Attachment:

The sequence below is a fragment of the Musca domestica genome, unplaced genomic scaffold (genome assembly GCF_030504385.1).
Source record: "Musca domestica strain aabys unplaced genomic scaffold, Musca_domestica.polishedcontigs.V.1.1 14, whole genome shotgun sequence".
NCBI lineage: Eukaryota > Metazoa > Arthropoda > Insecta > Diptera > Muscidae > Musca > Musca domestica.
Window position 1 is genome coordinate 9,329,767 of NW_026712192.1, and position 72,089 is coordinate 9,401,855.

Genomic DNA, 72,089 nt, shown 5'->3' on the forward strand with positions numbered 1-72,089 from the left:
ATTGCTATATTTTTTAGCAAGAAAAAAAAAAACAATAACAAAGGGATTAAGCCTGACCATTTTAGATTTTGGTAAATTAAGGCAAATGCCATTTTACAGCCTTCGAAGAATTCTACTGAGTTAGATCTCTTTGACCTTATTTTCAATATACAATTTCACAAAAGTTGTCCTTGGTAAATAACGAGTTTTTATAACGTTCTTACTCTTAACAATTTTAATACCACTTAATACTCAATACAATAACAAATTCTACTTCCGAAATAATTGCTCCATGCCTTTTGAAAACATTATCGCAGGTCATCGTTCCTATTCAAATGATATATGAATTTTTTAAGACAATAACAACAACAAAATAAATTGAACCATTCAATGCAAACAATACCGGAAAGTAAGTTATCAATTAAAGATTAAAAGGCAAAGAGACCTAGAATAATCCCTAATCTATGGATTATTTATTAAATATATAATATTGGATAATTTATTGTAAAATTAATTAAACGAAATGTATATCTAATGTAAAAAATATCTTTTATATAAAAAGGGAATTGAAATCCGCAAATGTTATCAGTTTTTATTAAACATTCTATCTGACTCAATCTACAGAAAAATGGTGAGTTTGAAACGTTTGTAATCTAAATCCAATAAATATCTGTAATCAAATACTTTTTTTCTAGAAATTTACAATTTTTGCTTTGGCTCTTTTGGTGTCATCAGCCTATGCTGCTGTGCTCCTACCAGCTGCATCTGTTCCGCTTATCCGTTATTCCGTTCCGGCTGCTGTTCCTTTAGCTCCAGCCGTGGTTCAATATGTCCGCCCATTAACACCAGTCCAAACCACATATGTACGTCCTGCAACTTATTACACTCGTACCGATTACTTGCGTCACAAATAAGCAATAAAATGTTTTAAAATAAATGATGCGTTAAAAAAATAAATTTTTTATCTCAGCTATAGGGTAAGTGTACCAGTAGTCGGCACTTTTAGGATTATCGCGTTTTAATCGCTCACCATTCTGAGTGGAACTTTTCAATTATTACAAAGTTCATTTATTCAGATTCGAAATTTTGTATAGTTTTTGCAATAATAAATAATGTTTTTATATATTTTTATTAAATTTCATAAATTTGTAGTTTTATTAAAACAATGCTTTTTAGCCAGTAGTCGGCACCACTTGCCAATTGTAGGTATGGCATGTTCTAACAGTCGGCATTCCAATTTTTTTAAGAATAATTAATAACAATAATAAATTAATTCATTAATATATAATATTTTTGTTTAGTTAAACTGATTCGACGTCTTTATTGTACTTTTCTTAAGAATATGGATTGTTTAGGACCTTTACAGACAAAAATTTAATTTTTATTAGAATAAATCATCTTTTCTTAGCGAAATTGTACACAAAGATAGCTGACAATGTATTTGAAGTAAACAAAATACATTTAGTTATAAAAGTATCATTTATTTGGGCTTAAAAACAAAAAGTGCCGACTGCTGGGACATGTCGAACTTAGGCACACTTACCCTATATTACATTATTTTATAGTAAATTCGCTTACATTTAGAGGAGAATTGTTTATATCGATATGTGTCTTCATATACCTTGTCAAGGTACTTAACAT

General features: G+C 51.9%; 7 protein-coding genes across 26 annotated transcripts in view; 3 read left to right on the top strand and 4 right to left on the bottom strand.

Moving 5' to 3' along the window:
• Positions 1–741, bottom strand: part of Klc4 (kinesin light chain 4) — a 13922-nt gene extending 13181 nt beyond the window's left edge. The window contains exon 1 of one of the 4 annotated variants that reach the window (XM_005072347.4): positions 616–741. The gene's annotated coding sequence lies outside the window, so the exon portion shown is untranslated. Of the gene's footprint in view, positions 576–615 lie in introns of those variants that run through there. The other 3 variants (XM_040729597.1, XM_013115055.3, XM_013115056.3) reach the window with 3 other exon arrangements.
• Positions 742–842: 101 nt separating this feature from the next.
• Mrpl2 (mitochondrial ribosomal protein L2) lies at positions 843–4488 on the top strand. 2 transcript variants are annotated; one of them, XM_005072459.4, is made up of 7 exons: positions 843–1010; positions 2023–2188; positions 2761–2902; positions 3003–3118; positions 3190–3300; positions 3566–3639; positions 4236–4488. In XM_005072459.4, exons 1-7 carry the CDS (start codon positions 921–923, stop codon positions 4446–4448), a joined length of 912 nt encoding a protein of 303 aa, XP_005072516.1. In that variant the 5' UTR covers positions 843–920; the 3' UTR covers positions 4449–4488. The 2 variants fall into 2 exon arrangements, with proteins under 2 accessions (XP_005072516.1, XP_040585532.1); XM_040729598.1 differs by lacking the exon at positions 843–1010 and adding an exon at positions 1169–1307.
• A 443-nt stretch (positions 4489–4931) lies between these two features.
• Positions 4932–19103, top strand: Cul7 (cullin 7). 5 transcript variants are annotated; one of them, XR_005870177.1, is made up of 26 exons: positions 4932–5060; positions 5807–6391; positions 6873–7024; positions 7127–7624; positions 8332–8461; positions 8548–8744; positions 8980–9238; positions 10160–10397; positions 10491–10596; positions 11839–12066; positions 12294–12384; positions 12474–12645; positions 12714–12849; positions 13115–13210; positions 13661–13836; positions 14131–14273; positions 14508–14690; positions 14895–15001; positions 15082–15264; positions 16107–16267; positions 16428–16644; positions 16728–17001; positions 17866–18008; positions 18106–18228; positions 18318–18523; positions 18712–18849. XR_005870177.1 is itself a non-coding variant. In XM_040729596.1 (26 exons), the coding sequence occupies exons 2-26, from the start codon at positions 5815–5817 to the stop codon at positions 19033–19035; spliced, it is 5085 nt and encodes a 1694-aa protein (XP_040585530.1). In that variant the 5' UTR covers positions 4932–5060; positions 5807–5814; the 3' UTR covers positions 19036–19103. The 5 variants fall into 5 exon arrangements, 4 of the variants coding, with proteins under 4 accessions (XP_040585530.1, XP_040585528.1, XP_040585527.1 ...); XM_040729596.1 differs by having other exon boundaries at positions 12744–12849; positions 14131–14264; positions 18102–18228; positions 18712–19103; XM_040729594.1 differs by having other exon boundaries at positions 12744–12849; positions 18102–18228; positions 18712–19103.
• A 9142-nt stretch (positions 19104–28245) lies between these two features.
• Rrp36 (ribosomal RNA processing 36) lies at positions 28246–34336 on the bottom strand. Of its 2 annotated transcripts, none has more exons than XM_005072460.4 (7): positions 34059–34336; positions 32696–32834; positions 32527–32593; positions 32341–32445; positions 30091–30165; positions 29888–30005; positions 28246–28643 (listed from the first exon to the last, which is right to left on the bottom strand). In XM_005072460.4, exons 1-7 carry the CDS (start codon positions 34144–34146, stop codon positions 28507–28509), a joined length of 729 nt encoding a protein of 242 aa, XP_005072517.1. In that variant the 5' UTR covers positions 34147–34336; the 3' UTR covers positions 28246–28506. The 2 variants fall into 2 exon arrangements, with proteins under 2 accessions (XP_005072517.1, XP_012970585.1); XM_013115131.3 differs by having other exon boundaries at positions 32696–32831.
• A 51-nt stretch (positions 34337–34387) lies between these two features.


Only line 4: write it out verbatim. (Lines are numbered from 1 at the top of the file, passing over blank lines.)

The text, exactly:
Window position 1 is genome coordinate 9,329,767 of NW_026712192.1, and position 72,089 is coordinate 9,401,855.